Classification: Straight Rye
Distillery: Woodford Reserve Disrtillery / Brown-Forman
Age: NAS (Said to be 6-7 years old)
Mashbill: 53% Rye, 33% Corn, 14% Malted Barley
Color: Light Gold
Woodford Reserve Distiller's Select Rye is the third brand in the Woodford portfolio, which also includes the original Woodford Reserve Distiller's Select Bourbon and Woodford Reserve Double Oaked. In 2011, Woodford produced both an aged cask rye and a new cask rye as part of their Master’s Collection, however those were one time releases vs. this new release, which will be ongoing. The bottle we reviewed is number is 004 from batch number 05605.
It should be noted that this isn’t Brown-Forman’s first time producing a rye. After the Heaven Hill's Bardstown Distillery was destroyed by a fire in November 1996, Heaven Hill's rye whiskey Rittenhouse was made at Brown-Forman. This continued through 2008 when production was fully moved to their Bernheim Distillery. It’s smart that Brown-Forman continued to use this rye knowledge to move into their own brand after the production of Rittenhouse moved back to Heaven Hill.
I’ve always found the regular Woodford bourbon to have a low-key nose, and their new rye is no different. The nose is incredibly light, and I really have to inhale deeply to pull out anything substantial from it. Ever so subtle hints of rye, new wood, and strange as it may be, light rubber are present upfront. While lingering longer on the nose produce hints of sweet pears and honey crisp apples. It’s a shame how incredibly light this nose actually is seeing as the flavors work well together when you're able to actually pick them up. Additionally, slight traces of alcohol are present which is surprising since it’s only 90 proof.
While it’s definitely a rye, it’s a very subtle one at that. A peppery rye spice is present the moment you take a sip from the glass. Honey, fresh apples, and vanilla are also present. Seeing as Woodford chose to only use 53% rye in this bottle (legal definition of a rye is 51%), it doesn’t surprise me that this flavor profile leans more towards a bourbon than the typical spiciness I associate with a more traditional rye. That being said, while the taste is very pleasing, when I go to pour a rye, I actually want to be able to distinguish it as a rye and not think how close the flavor profile is to a traditional bourbon.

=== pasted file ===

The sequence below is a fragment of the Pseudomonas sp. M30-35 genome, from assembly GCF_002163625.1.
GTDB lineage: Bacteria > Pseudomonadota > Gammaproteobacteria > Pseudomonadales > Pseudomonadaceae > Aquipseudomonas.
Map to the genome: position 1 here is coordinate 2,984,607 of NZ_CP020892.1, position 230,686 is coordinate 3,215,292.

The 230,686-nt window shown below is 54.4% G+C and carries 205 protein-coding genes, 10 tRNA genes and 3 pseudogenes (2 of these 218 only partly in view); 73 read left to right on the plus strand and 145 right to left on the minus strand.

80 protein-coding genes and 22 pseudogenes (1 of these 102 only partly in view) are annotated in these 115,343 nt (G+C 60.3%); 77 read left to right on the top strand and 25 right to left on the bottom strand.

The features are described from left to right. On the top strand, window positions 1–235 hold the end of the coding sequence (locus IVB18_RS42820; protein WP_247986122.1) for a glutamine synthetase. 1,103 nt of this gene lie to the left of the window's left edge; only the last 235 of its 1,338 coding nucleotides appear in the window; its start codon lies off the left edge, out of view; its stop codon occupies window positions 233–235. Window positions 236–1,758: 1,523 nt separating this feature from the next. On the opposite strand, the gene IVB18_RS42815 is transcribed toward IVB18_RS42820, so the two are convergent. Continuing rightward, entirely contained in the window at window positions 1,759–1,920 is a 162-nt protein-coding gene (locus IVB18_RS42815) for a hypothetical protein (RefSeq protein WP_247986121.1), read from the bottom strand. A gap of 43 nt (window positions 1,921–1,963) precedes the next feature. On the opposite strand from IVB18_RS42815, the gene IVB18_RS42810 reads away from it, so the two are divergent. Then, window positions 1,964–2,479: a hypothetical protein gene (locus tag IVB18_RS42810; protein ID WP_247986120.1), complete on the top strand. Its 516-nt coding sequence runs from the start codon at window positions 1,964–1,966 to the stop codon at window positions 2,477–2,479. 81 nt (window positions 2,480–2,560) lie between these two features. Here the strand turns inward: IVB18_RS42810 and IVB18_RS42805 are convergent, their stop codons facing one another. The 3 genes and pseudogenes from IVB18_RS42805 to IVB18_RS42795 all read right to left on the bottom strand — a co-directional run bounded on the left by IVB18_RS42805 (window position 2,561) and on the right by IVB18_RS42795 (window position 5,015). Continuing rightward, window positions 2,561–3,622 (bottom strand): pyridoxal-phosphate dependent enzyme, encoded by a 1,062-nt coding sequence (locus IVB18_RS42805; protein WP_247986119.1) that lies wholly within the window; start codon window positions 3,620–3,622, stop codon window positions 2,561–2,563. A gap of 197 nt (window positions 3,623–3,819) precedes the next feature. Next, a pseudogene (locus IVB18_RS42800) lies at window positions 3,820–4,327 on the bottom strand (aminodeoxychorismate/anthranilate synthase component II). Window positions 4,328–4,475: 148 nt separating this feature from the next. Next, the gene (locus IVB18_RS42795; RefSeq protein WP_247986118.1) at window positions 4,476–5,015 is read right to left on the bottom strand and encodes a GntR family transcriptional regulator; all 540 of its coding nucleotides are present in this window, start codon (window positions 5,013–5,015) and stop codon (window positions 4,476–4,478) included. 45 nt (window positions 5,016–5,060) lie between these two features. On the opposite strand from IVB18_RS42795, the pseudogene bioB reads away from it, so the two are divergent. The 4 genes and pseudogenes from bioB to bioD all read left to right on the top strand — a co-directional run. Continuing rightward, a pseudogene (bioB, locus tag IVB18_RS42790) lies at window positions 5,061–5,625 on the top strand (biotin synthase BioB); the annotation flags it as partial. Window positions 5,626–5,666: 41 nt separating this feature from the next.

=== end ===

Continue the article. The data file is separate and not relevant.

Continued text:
The finish thankfully makes up for the lack of a nose and palate. It starts off as an upfront spicy mix of light pepper and leather with a dash of heat, which slowly morphs into a nice combination of pears lightly dipped in honey and vanilla. The finish is definitely the highlight. It lasts longer than I was expecting, and the delicious combination of flavors lingers and slowly fades away over a few minutes.
In a world full of ryes, Woodford’s new entry into the market certainly isn’t anything groundbreaking. What was surprising though, was how sweet the flavor profile is that Brown-Forman chose for this offering. Sure you find just a hint of a distinctive spice of a rye, however you’re greeted predominantly with sweet flavors that stand out above any traditional rye traits. Much like their bourbon, I felt they picked a middle of the road route trying to please more of the occasional rye drinker vs. someone looking for a rye with a lot of flavor. If you’re looking for a unique rye, you’ll have to look elsewhere.
Taking into account that Brown-Forman markets Woodford as a premium brand, it’s no surprise that they gave the new Woodford Rye a premium price. At $38 a bottle, it’s not the most expensive rye on the market by any means, however when you take into account the whiskey in the bottle, it’s also not the best value. Personally, I would prefer to see this sold for $25-$30, as I feel that would be a fair asking price for what you’re getting.
A rye with big potential that falls short due to a flavor profile that can’t back it up.
Like most releases by Woodford, I’m sure this will be a polarizing product. People tend to either love or hate the brand, which is a shame since, despite the losers (for example 2014 Sonoma-Cutrer Finish Masters Collection), they’ve actually produced a good mix of winners in the past. That being said, I feel the new Woodford Rye isn’t a bad offering, however it’s also not one to write home about either. My biggest complaint is that I wish they had raised the proof about 8-10 points higher to bring out more of the flavors along with raising the actual percentage of rye used in the mashbill. It has potential to be really good, but not in its current form. I could see recommending this if you’re a big fan of the regular Woodford Reserve Bourbon or looking for a one-size-fits-all rye to keep as the one bottle of rye in your bar to please guests. That being said, it’s overpriced for a straight-at-home-pourer, and underproofed to use as a good cocktail rye.